Online Retailers Amongst Those Supporting Tyre Labelling Rules
On April 22 the European Parliament approved – by a large majority – a number of draft measures that will see tyre performance in fuel efficiency, wet grip and noise levels explained on a standardised label attached to new tyres. The new rating system, pencilled in for implementation by late 2012, will use a scale similar to that utilised on the EU Energy Label or “fridge mark” as it has affectionately been dubbed.
Now that the tyre labelling measures first published in November have been approved, it has been proposed that tyres generating particularly low levels of noise be given an extra insignia, imprinted on the outer sidewall. Another proposed change is an upping of the level of information provided in tyre advertisements – the aim is to better inform consumers and provide a stimulus for the development of safer and more environmentally friendly tyres. However, specific details of the labelling scheme have yet to be finalised, and the draft text still awaits the scrutiny of the Council of Ministers, the body representing the 27 EU member states.
Nevertheless, even before the binding details are committed to paper, some parties have questioned the usefulness of labelling a product that is seldom seen before it is fitted to a car. With this in mind the question is: at which point will the consumer see the label?
One sector of the market that appears to value the tyre labelling concept is the online retail segment. And if the latest proposal to require the ‘tyremark’ label to be placed on product advertising doesn’t go through, the e-tailers have the most to gain. This section of the tyre market, which holds an approximate 2.5 – 3 per cent market share across the main European markets, is unusual in that the vast majority of its customers do read information about the particular products they are looking for by virtue of the nature of the online shopping.
In response to the EU labelling vote Mike Welch, managing director of leading online tyre business Blackcircles.com commented: “The plan to label tyres with performance and eco-information could mark a sea change in the way people buy their car tyres. It will give motorists a much greater level of information than they’ve enjoyed before and allows them to make more informed decisions. At the moment, choice is dictated by retailers, many of whom are hamstrung by the narrow range of products they are able to offer customers at garages. These new proposals will vest more of the decision-making process back in the hands of the consumer.”
Welch’s argument is that labelling will arm customers with more knowledge and lead to greater competition between tyre brands, which can only be good news for consumers. As a result he believes retailers will be forced to change their approach and widen the range of tyres they make available for sale: “We’ve already seen this movement towards wider choice through our own business growth. We’ve enjoyed success by offering motorists the widest possible selection and allowing them to buy online and have them fitted when and where it suits them. It’s all about choice and consumers cannot get enough.”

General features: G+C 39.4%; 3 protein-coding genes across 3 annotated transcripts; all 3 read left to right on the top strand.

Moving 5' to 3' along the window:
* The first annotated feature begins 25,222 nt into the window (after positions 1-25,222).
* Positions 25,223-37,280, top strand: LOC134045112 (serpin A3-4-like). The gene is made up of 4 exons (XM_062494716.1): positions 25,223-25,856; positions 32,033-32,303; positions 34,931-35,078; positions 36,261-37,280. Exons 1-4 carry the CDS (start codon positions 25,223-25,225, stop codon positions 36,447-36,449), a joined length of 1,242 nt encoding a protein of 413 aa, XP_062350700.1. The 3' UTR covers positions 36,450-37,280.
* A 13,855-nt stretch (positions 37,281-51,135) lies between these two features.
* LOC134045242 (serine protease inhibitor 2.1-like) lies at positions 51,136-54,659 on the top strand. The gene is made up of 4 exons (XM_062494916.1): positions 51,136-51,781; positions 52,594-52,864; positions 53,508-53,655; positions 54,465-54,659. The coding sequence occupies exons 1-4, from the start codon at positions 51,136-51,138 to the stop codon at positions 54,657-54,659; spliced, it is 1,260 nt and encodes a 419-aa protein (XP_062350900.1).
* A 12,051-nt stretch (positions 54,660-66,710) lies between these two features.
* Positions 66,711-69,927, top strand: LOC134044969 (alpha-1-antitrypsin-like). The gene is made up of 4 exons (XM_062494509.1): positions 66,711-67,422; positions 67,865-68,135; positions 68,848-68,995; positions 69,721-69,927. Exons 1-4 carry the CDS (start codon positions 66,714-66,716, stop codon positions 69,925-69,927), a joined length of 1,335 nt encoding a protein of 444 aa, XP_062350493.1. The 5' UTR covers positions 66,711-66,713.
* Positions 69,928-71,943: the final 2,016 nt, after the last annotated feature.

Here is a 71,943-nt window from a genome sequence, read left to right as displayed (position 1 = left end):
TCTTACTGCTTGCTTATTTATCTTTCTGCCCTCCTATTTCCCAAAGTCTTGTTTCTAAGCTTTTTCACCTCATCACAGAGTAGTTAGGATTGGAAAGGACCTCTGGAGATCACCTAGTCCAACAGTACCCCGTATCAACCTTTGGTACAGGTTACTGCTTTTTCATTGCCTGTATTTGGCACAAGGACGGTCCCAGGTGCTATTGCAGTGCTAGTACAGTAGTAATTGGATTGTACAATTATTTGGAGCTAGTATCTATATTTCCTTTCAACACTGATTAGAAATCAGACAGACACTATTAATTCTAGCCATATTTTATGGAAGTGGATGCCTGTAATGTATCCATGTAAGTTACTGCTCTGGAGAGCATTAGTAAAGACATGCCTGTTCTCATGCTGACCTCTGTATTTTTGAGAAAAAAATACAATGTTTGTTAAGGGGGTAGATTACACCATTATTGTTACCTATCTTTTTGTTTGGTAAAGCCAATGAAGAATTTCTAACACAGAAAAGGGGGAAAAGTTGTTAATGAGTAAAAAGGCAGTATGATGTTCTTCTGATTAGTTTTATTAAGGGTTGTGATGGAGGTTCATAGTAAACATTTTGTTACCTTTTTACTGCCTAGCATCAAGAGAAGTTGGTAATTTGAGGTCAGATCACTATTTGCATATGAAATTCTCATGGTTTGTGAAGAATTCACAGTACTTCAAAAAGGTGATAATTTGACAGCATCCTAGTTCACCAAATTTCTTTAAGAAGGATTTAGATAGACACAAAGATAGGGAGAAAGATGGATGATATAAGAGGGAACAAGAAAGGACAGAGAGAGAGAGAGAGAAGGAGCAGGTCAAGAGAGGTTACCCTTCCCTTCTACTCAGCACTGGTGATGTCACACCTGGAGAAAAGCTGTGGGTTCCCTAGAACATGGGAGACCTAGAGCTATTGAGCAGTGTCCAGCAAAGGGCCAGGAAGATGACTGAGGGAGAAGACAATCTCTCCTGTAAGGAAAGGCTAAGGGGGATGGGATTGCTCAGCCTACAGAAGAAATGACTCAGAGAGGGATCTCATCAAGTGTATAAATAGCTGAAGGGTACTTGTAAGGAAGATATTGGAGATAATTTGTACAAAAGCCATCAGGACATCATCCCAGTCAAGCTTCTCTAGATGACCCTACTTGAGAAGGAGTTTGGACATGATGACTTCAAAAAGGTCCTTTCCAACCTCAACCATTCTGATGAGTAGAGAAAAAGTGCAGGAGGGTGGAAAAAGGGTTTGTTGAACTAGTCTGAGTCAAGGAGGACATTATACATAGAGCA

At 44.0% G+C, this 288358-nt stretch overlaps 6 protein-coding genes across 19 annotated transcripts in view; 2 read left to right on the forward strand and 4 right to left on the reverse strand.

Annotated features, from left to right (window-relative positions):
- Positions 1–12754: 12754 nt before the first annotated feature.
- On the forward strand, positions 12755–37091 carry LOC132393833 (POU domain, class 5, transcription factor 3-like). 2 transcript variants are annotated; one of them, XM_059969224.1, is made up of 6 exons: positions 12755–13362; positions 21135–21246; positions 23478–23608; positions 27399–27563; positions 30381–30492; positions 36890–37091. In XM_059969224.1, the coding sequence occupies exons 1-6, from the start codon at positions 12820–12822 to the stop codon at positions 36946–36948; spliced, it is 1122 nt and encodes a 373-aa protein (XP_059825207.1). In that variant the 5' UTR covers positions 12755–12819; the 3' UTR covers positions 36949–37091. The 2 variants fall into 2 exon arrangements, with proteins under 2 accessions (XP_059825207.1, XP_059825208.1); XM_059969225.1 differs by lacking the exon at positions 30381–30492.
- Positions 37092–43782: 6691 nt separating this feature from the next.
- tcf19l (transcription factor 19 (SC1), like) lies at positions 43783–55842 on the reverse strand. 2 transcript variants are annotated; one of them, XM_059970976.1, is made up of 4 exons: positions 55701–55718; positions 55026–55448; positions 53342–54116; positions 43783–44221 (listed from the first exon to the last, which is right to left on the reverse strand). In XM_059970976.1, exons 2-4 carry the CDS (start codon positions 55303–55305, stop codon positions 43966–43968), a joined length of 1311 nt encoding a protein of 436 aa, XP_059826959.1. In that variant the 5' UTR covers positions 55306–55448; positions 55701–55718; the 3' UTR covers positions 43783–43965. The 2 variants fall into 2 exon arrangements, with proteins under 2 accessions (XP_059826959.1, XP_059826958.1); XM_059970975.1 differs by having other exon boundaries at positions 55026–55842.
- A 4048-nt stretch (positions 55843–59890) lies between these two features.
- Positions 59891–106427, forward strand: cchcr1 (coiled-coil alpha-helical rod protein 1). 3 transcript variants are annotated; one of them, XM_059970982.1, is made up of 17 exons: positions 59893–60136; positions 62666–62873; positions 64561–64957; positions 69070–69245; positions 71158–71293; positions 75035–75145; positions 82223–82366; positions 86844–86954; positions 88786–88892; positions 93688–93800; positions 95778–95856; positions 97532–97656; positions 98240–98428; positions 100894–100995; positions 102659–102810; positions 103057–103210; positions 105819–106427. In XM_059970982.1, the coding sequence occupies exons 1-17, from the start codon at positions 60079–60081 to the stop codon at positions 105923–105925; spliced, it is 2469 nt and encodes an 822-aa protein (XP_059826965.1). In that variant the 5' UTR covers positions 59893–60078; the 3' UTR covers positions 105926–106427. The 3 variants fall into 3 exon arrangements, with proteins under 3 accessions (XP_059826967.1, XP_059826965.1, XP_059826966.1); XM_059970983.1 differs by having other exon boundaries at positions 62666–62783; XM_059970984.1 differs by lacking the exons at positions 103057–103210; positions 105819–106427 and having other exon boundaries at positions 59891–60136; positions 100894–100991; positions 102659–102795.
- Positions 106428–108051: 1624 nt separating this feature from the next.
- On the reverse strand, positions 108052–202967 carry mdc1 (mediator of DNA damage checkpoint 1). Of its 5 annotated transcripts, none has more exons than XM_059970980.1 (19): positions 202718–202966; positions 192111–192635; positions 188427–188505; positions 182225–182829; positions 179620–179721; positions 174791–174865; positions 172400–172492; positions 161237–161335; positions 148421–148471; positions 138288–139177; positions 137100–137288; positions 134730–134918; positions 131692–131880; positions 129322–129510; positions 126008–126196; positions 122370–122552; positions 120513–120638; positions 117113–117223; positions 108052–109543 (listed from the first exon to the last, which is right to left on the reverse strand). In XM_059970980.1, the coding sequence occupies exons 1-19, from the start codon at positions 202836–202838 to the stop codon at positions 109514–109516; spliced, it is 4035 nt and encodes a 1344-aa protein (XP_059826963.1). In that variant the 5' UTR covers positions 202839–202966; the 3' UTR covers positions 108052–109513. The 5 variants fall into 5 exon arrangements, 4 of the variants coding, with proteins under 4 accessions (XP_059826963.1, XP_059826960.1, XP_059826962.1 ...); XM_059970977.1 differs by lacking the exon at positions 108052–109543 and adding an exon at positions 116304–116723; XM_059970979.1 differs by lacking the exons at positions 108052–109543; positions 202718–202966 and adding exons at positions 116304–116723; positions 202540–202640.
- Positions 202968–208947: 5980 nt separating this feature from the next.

ETRMA: Industry favours informative measures
Fazilet Cinaralp, secretary general of ETRMA (European Tyre and Rubber Manufacturer’s Association), which was involved in the legislation’s consultation process commented: “The tyre industry favours measures that would inform consumers in a clear, transparent and uniform way on key parameters related to safety as well as to environmental performances of tyres. We welcome the approach taken by the European Parliament.”
Cinaralp also shed light on further modifications to the proposal: “The proposal has been changed from a directive to a regulation, in order not to suffer from potential differences and delays in national implementation.” Critically she voiced the association’s appreciation for “the attention the parliament has given to ensure that a robust enforcement system of the labelling scheme is foreseen at national level.” However quite what this means in practice remains to be seen. As it has been the case in the most recent tyre-related legislation (restrictions on the use of aromatic oils in tyres, for example), the European Parliament has agreed that the reference for implementation of the tyre labelling rules will be the production date.